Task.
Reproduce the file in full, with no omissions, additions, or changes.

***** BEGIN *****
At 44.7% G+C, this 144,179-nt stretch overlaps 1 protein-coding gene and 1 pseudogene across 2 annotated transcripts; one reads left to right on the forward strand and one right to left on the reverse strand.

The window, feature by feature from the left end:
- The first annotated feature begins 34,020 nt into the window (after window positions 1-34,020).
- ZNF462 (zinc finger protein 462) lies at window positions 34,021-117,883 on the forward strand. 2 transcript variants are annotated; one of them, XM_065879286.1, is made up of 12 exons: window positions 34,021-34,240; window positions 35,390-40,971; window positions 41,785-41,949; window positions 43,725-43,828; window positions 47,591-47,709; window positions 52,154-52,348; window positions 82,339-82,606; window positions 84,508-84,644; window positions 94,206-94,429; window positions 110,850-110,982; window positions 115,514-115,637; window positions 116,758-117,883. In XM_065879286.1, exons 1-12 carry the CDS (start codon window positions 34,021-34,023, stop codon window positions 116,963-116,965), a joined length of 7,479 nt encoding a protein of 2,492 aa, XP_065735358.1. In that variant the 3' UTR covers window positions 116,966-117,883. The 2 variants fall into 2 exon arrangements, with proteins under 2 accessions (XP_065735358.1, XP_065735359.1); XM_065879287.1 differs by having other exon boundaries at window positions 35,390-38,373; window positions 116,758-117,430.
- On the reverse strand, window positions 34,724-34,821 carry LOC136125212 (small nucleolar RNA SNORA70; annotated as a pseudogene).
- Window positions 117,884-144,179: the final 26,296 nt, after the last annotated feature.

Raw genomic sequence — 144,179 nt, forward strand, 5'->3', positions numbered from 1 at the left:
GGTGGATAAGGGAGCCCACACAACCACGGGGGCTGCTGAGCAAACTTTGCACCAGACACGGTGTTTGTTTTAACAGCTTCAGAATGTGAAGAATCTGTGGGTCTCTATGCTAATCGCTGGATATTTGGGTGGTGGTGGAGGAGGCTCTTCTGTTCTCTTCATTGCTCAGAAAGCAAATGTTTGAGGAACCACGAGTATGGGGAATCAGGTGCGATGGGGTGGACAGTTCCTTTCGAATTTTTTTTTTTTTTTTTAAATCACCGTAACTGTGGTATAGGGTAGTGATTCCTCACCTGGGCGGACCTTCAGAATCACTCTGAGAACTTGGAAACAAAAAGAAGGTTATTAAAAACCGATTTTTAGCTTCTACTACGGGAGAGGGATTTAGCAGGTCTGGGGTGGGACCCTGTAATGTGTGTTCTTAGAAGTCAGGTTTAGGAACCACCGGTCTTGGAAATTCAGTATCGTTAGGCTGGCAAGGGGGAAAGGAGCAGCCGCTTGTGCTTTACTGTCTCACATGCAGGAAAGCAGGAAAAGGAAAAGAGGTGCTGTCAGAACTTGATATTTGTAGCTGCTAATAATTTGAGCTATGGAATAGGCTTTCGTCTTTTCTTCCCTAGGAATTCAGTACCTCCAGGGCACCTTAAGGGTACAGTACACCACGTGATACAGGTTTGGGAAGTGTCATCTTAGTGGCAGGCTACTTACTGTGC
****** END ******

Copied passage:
At 44.7% G+C, this 144,179-nt stretch overlaps 1 protein-coding gene and 1 pseudogene across 2 annotated transcripts; one reads left to right on the forward strand and one right to left on the reverse strand.

The window, feature by feature from the left end:
- The first annotated feature begins 34,020 nt into the window (after window positions 1-34,020).
- ZNF462 (zinc finger protein 462) lies at window positions 34,021-117,883 on the forward strand. 2 transcript variants are annotated; one of them, XM_065879286.1, is made up of 12 exons: window positions 34,021-34,240; window positions 35,390-40,971; window positions 41,785-41,949; window positions 43,725-43,828; window positions 47,591-47,709; window positions 52,154-52,348; window positions 82,339-82,606; window positions 84,508-84,644; window positions 94,206-94,429; window positions 110,850-110,982; window positions 115,514-115,637; window positions 116,758-117,883. In XM_065879286.1, exons 1-12 carry the CDS (start codon window positions 34,021-34,023, stop codon window positions 116,963-116,965), a joined length of 7,479 nt encoding a protein of 2,492 aa, XP_065735358.1. In that variant the 3' UTR covers window positions 116,966-117,883. The 2 variants fall into 2 exon arrangements, with proteins under 2 accessions (XP_065735358.1, XP_065735359.1); XM_065879287.1 differs by having other exon boundaries at window positions 35,390-38,373; window positions 116,758-117,430.
- On the reverse strand, window positions 34,724-34,821 carry LOC136125212 (small nucleolar RNA SNORA70; annotated as a pseudogene).
- Window positions 117,884-144,179: the final 26,296 nt, after the last annotated feature.

Raw genomic sequence — 144,179 nt, forward strand, 5'->3', positions numbered from 1 at the left:
GGTGGATAAGGGAGCCCACACAACCACGGGGGCTGCTGAGCAAACTTTGCACCAGACACGGTGTTTGTTTTAACAGCTTCAGAATGTGAAGAATCTGTGGGTCTCTATGCTAATCGCTGGATATTTGGGTGGTGGTGGAGGAGGCTCTTCTGTTCTCTTCATTGCTCAGAAAGCAAATGTTTGAGGAACCACGAGTATGGGGAATCAGGTGCGATGGGGTGGACAGTTCCTTTCGAATTTTTTTTTTTTTTTTTAAATCACCGTAACTGTGGTATAGGGTAGTGATTCCTCACCTGGGCGGACCTTCAGAATCACTCTGAGAACTTGGAAACAAAAAGAAGGTTATTAAAAACCGATTTTTAGCTTCTACTACGGGAGAGGGATTTAGCAGGTCTGGGGTGGGACCCTGTAATGTGTGTTCTTAGAAGTCAGGTTTAGGAACCACCGGTCTTGGAAATTCAGTATCGTTAGGCTGGCAAGGGGGAAAGGAGCAGCCGCTTGTGCTTTACTGTCTCACATGCAGGAAAGCAGGAAAAGGAAAAGAGGTGCTGTCAGAACTTGATATTTGTAGCTGCTAATAATTTGAGCTATGGAATAGGCTTTCGTCTTTTCTTCCCTAGGAATTCAGTACCTCCAGGGCACCTTAAGGGTACAGTACACCACGTGATACAGGTTTGGGAAGTGTCATCTTAGTGGCAGGCTACTTACTGTGC